That success, Morrow reflected, marked an important change that has occurred in mining since he started looking at ESG in the industry nearly two decades ago. For him, the industry is now acutely aware of both the social challenges embedded in mining projects, and the risks and opportunities posed by ESG issues. 

Where good ESG means good business, the corollary is that poor practices lead to community opposition, project delays, increased permitting costs and erosion of a company’s all-important social license to operate.

“I think what has changed over the last 20 years is that meaningful community engagement has evolved from a nice to have for mining firms to an essential pre-condition for business success,” said Morrow. “One of the reasons the mining industry was able to respond so efficiently to the COVID-19 pandemic is because of its longstanding focus on health and safety issues, including experience implementing enhanced health protocols at mine sites.”

On the other hand, he said, the industry still has challenges. Some mining firms are struggling with their approach because maintaining productive community relations is a fundamentally challenging issue.

“Best practices today are not limited to community development programs, human rights policies and indigenous rights policies,” said Morrow. “They include a clear plan for local communities after mine closure and broad-based community consultation that extends beyond local political leaders.”

Day III – Governance and Shaping the Narrative

The third installment of the ESG Thought of the Day series was around the ‘G’, which is rarely talked about but which, by many accounts is the most important.

“ESG is a topic that will only increase in importance to this industry, and though the letter ‘G’ comes last, it’s far from an afterthought,” Dan Barclay, CEO of BMO Capital Markets, said in presenting on governance.

In fact, understanding a company’s corporate governance policy has been key to investment decisions for quite some time, although how it is looked at has evolved.

“Whether it’s more frequent shareholder proposals on voting rights, introduction of hard requirements by stock exchanges on board diversity or an increase in expectations on pay for ESG performance, there is both a broadening of the waterfront and a heightening of expectations that companies face,” Barclay said.

Rather than a simple challenge to corporates, Barclay said that mining companies should look at it as an opportunity to take a proactive stance, take control of their narratives and attract investors that increasingly see ESG performance as a value creation lever.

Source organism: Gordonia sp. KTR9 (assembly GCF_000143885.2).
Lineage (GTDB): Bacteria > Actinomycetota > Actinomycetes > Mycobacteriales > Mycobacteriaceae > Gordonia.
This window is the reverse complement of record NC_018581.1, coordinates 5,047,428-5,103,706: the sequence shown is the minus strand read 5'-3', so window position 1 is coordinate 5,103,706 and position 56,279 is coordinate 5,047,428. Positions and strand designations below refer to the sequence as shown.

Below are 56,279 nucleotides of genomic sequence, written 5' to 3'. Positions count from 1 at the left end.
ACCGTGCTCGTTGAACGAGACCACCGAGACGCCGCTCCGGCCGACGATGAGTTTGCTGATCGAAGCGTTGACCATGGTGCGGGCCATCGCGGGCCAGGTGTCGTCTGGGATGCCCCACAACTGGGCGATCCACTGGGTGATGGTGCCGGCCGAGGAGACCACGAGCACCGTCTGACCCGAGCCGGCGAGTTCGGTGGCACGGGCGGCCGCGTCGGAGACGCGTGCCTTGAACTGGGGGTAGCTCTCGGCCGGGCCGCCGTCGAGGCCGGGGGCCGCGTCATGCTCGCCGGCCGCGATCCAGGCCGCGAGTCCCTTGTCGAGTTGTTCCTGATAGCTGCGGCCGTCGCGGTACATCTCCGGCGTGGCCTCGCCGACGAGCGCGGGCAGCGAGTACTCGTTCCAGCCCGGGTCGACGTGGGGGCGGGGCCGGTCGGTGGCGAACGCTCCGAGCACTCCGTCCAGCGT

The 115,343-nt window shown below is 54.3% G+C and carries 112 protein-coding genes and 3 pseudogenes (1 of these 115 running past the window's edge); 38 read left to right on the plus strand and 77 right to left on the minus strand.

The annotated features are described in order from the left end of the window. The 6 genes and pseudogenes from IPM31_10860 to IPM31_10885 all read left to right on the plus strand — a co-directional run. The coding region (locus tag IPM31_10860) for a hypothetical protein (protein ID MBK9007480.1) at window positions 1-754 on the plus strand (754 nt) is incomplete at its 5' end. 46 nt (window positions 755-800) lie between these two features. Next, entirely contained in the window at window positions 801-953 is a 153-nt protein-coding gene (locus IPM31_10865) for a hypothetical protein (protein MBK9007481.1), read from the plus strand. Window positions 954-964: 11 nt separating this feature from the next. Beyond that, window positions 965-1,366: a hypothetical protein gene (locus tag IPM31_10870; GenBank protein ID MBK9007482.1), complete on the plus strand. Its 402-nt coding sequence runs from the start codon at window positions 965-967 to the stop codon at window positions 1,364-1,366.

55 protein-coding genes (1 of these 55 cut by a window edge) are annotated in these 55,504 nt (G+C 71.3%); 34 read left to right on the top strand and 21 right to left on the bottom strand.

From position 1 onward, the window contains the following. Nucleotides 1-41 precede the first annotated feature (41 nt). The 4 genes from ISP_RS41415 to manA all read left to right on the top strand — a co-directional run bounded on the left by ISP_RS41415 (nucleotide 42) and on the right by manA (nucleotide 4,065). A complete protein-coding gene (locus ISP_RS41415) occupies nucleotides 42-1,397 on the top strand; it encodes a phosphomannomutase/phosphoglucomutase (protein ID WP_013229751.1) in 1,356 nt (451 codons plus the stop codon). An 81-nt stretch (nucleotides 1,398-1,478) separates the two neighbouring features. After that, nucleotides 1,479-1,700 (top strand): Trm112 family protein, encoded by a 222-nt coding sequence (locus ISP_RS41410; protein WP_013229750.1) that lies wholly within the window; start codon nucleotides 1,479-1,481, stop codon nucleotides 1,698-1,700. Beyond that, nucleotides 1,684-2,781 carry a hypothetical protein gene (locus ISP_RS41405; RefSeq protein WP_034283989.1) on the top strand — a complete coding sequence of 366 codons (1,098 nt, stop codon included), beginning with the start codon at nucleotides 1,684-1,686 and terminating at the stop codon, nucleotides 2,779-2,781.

What’s really happening in ‘G’ is more of an evolution than a revolution,” he said, pointing at increased expectations that boards establish accountability for ESG and sustainability as part of their committees.

“This is an opportunity to be front-footed, developing appropriate disclosures and establishing action plans where needed,” added Barclay.

What’s key, he said, is for companies to communicate their ‘E’, ‘S’ and ‘G’ journeys to their investor base, allowing them to take credit for progress across each of these pillars and while building a more effective bridge with investors.

Miners can also do more to build their ESG narratives around incentive and compensation, topics that draw big headlines across all sectors and demonstrate the link between executive compensation plans and environmental factors, occupational health and safety metrics.

On average, only 1 in 10 companies of the FTSE All-World index have an ESG pay link. That number approximately doubles when you look at Metals & Mining as an industry, reflecting the hard work the industry is already doing to manage risks that are central to license-to-operate and asset performance, he said.

”Public discussion of these linkages, not just in executive pay, but also in how they’re integrated across the organization, is a significant opportunity for the metals & mining industry to proactively shape the narrative around the work they’re doing,” said Barclay.


On March 9, the International Council on Mining & Metals announced that Tom Butler would step down from his role as Chief Executive Officer as of April 6, 2021

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Magali Gable Director, Sustainable Finance